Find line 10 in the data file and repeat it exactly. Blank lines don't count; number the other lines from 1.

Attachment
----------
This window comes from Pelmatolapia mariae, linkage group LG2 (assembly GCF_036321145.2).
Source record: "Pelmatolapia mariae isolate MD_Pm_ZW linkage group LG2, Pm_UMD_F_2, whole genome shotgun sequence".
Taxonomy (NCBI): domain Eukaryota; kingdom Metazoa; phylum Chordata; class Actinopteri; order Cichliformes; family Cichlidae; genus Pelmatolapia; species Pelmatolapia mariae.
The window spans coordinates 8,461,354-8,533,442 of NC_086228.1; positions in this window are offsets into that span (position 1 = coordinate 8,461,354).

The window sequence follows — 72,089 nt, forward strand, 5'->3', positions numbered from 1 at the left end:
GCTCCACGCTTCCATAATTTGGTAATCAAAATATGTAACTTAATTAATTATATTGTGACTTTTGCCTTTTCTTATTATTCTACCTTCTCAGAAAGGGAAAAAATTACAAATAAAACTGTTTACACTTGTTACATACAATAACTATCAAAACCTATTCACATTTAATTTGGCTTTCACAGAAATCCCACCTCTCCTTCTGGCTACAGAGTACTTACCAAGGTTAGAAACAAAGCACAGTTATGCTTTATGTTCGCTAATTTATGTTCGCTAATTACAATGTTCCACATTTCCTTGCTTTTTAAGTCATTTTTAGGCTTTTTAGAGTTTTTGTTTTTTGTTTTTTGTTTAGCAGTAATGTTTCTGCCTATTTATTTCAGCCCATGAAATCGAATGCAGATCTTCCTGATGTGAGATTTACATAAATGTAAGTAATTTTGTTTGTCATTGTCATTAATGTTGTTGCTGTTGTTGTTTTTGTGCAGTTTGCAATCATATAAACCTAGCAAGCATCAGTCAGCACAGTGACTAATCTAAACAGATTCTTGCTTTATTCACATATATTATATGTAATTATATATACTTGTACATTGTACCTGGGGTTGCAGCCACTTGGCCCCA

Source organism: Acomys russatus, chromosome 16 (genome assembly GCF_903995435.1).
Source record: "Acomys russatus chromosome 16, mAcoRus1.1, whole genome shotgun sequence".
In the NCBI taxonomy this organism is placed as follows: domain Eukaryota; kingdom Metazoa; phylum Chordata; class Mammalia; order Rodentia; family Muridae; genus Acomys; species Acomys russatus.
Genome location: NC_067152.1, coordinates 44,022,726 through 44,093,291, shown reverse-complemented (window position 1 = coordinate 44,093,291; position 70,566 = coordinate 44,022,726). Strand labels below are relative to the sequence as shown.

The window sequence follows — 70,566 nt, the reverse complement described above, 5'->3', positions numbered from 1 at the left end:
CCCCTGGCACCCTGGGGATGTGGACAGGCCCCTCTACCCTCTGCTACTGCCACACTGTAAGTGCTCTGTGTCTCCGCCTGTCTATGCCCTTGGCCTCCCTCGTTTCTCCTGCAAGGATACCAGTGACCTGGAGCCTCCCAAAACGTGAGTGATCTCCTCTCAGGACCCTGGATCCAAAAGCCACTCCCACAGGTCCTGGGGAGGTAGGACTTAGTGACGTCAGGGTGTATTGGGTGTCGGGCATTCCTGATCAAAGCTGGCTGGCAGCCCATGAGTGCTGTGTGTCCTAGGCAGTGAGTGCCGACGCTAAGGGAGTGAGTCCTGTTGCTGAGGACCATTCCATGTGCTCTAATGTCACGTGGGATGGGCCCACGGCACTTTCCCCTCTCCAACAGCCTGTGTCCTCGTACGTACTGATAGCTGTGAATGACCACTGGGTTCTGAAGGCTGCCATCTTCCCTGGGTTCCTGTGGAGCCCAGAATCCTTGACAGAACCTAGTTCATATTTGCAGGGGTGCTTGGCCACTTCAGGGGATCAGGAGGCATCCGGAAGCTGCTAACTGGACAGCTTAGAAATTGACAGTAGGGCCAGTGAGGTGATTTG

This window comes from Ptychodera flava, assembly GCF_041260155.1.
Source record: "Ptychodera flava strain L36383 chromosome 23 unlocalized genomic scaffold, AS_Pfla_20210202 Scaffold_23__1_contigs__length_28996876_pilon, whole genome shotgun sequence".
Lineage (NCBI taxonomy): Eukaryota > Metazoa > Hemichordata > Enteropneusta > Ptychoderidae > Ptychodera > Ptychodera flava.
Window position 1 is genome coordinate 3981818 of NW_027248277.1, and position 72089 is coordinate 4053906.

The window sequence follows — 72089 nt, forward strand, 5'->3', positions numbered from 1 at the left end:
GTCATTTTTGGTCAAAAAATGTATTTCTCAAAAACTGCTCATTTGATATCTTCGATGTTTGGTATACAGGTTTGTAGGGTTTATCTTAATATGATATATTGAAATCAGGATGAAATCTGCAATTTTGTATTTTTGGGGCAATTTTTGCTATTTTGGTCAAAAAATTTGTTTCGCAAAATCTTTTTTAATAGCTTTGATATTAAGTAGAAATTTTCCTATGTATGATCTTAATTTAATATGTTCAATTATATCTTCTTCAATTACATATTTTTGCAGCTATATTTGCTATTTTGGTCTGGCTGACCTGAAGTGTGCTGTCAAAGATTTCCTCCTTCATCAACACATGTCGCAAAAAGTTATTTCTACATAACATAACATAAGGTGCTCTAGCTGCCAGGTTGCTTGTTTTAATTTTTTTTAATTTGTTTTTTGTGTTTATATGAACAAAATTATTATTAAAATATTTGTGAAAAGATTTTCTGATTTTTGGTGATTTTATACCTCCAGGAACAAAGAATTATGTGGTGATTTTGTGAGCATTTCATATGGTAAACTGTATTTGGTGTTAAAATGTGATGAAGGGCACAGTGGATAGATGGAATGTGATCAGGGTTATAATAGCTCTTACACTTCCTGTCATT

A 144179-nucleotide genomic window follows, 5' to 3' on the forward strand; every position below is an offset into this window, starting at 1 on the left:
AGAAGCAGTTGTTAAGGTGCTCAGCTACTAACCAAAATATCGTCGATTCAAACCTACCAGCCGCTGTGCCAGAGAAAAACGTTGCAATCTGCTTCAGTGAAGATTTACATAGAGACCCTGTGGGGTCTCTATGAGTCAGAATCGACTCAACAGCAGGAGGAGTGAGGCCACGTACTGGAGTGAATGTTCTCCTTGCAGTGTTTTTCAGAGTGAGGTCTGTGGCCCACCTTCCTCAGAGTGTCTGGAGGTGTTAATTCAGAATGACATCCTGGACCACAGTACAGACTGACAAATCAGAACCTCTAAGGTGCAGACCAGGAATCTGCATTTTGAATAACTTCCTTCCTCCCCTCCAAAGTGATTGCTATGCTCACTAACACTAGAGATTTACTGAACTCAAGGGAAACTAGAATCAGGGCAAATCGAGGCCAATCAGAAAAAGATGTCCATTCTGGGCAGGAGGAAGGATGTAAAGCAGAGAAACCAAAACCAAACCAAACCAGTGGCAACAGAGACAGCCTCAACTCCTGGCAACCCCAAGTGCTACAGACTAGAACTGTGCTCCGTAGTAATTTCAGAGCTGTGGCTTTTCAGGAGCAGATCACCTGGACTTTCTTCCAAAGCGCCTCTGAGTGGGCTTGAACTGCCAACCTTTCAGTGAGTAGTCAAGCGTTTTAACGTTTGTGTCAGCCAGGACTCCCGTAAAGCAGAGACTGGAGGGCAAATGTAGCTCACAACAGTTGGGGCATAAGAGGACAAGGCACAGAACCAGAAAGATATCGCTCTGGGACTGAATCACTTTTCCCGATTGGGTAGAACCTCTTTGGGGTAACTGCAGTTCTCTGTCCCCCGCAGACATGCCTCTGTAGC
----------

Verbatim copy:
Genome location: NC_067152.1, coordinates 44,022,726 through 44,093,291, shown reverse-complemented (window position 1 = coordinate 44,093,291; position 70,566 = coordinate 44,022,726). Strand labels below are relative to the sequence as shown.